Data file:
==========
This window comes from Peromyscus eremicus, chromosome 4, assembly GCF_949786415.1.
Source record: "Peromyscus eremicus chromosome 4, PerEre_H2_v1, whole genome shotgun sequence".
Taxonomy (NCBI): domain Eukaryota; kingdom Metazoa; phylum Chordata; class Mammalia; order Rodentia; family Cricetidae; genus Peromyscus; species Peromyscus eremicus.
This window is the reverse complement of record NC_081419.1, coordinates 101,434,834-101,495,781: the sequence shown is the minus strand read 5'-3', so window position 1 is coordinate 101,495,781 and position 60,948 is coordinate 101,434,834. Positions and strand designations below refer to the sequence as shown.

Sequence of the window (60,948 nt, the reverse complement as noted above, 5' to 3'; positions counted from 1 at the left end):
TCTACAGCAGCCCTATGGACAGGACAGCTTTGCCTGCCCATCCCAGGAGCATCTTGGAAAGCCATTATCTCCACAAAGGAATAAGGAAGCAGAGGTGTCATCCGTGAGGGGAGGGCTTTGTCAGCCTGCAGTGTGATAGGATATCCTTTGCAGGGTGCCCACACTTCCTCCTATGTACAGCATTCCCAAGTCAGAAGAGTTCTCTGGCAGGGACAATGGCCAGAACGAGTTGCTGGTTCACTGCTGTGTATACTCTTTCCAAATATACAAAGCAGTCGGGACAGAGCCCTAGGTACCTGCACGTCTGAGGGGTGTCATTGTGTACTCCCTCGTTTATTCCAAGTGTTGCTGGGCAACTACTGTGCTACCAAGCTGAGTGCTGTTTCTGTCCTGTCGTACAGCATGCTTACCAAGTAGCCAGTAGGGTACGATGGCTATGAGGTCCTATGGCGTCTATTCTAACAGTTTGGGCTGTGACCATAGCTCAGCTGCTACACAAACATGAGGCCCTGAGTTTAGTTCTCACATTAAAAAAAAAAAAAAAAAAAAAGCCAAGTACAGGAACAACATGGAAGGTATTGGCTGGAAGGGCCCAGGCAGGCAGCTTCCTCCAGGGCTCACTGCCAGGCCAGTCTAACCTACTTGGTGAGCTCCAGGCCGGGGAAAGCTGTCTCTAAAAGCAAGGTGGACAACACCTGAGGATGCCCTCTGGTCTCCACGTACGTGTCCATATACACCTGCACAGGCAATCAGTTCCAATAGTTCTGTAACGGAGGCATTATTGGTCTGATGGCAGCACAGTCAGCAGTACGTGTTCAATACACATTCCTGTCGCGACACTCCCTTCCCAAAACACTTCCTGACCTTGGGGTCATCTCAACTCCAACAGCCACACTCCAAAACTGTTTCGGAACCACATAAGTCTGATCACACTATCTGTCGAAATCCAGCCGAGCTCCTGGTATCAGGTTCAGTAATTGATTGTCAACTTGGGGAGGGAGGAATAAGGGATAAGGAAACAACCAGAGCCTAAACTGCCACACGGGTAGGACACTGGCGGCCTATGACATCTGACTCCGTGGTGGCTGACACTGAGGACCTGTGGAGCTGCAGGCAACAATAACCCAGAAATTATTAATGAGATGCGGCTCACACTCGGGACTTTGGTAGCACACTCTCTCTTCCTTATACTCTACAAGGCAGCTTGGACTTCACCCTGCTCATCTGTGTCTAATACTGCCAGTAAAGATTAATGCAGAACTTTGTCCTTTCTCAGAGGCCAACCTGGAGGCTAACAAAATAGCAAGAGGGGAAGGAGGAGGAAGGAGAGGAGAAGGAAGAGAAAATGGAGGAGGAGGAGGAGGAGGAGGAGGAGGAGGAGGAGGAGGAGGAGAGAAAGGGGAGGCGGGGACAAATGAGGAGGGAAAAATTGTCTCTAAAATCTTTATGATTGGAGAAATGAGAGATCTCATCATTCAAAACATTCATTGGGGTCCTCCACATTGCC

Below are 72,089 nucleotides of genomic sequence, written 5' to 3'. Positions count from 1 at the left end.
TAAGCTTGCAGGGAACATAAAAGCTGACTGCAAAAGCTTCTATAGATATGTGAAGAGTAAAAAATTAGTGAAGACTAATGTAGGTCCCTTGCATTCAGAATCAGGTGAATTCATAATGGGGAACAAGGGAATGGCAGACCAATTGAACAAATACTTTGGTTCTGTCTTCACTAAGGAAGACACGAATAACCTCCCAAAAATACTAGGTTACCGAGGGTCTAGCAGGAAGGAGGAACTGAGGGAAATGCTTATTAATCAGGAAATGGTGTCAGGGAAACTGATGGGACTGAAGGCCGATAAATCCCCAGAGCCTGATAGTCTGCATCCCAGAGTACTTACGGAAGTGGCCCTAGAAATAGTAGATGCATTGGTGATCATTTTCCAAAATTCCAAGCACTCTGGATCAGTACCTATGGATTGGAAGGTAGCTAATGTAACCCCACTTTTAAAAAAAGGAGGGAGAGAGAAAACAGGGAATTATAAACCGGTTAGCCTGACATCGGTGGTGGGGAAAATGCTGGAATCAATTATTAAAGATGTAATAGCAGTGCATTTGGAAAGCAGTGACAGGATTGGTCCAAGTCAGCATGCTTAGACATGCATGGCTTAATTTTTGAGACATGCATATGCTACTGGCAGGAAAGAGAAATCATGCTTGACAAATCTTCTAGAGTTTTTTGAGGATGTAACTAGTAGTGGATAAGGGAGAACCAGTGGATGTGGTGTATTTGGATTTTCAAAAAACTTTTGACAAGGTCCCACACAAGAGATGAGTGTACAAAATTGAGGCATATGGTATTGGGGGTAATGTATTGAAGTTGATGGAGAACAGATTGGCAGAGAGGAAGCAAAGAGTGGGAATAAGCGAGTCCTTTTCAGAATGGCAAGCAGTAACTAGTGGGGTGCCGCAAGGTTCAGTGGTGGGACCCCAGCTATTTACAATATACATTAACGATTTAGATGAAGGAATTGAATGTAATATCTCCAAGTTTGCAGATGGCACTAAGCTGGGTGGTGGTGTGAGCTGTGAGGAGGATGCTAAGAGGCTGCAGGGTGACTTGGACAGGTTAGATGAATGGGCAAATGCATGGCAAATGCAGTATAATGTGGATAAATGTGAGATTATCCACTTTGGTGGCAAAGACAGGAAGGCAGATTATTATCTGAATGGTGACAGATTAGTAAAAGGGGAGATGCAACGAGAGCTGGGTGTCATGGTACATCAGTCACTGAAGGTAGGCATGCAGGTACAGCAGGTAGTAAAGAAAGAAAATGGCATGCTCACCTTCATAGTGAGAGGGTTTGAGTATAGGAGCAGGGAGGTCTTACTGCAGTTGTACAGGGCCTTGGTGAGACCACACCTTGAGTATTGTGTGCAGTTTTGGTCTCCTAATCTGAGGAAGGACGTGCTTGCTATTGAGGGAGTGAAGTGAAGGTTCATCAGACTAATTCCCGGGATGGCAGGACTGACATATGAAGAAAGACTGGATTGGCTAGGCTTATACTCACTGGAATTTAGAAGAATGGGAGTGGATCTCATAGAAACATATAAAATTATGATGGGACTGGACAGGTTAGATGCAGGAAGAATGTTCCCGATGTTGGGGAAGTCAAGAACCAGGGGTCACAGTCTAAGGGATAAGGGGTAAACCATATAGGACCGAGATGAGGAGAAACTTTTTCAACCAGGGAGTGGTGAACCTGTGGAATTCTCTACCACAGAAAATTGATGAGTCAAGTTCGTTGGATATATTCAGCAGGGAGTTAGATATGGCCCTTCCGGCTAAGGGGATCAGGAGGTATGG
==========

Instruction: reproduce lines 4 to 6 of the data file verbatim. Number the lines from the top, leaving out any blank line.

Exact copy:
This window is the reverse complement of record NC_081419.1, coordinates 101,434,834-101,495,781: the sequence shown is the minus strand read 5'-3', so window position 1 is coordinate 101,495,781 and position 60,948 is coordinate 101,434,834. Positions and strand designations below refer to the sequence as shown.

Sequence of the window (60,948 nt, the reverse complement as noted above, 5' to 3'; positions counted from 1 at the left end):
TCTACAGCAGCCCTATGGACAGGACAGCTTTGCCTGCCCATCCCAGGAGCATCTTGGAAAGCCATTATCTCCACAAAGGAATAAGGAAGCAGAGGTGTCATCCGTGAGGGGAGGGCTTTGTCAGCCTGCAGTGTGATAGGATATCCTTTGCAGGGTGCCCACACTTCCTCCTATGTACAGCATTCCCAAGTCAGAAGAGTTCTCTGGCAGGGACAATGGCCAGAACGAGTTGCTGGTTCACTGCTGTGTATACTCTTTCCAAATATACAAAGCAGTCGGGACAGAGCCCTAGGTACCTGCACGTCTGAGGGGTGTCATTGTGTACTCCCTCGTTTATTCCAAGTGTTGCTGGGCAACTACTGTGCTACCAAGCTGAGTGCTGTTTCTGTCCTGTCGTACAGCATGCTTACCAAGTAGCCAGTAGGGTACGATGGCTATGAGGTCCTATGGCGTCTATTCTAACAGTTTGGGCTGTGACCATAGCTCAGCTGCTACACAAACATGAGGCCCTGAGTTTAGTTCTCACATTAAAAAAAAAAAAAAAAAAAAAGCCAAGTACAGGAACAACATGGAAGGTATTGGCTGGAAGGGCCCAGGCAGGCAGCTTCCTCCAGGGCTCACTGCCAGGCCAGTCTAACCTACTTGGTGAGCTCCAGGCCGGGGAAAGCTGTCTCTAAAAGCAAGGTGGACAACACCTGAGGATGCCCTCTGGTCTCCACGTACGTGTCCATATACACCTGCACAGGCAATCAGTTCCAATAGTTCTGTAACGGAGGCATTATTGGTCTGATGGCAGCACAGTCAGCAGTACGTGTTCAATACACATTCCTGTCGCGACACTCCCTTCCCAAAACACTTCCTGACCTTGGGGTCATCTCAACTCCAACAGCCACACTCCAAAACTGTTTCGGAACCACATAAGTCTGATCACACTATCTGTCGAAATCCAGCCGAGCTCCTGGTATCAGGTTCAGTAATTGATTGTCAACTTGGGGAGGGAGGAATAAGGGATAAGGAAACAACCAGAGCCTAAACTGCCACACGGGTAGGACACTGGCGGCCTATGACATCTGACTCCGTGGTGGCTGACACTGAGGACCTGTGGAGCTGCAGGCAACAATAACCCAGAAATTATTAATGAGATGCGGCTCACACTCGGGACTTTGGTAGCACACTCTCTCTTCCTTATACTCTACAAGGCAGCTTGGACTTCACCCTGCTCATCTGTGTCTAATACTGCCAGTAAAGATTAATGCAGAACTTTGTCCTTTCTCAGAGGCCAACCTGGAGGCTAACAAAATAGCAAGAGGGGAAGGAGGAGGAAGGAGAGGAGAAGGAAGAGAAAATGGAGGAGGAGGAGGAGGAGGAGGAGGAGGAGGAGGAGGAGGAGGAGAGAAAGGGGAGGCGGGGACAAATGAGGAGGGAAAAATTGTCTCTAAAATCTTTATGATTGGAGAAATGAGAGATCTCATCATTCAAAACATTCATTGGGGTCCTCCACATTGCC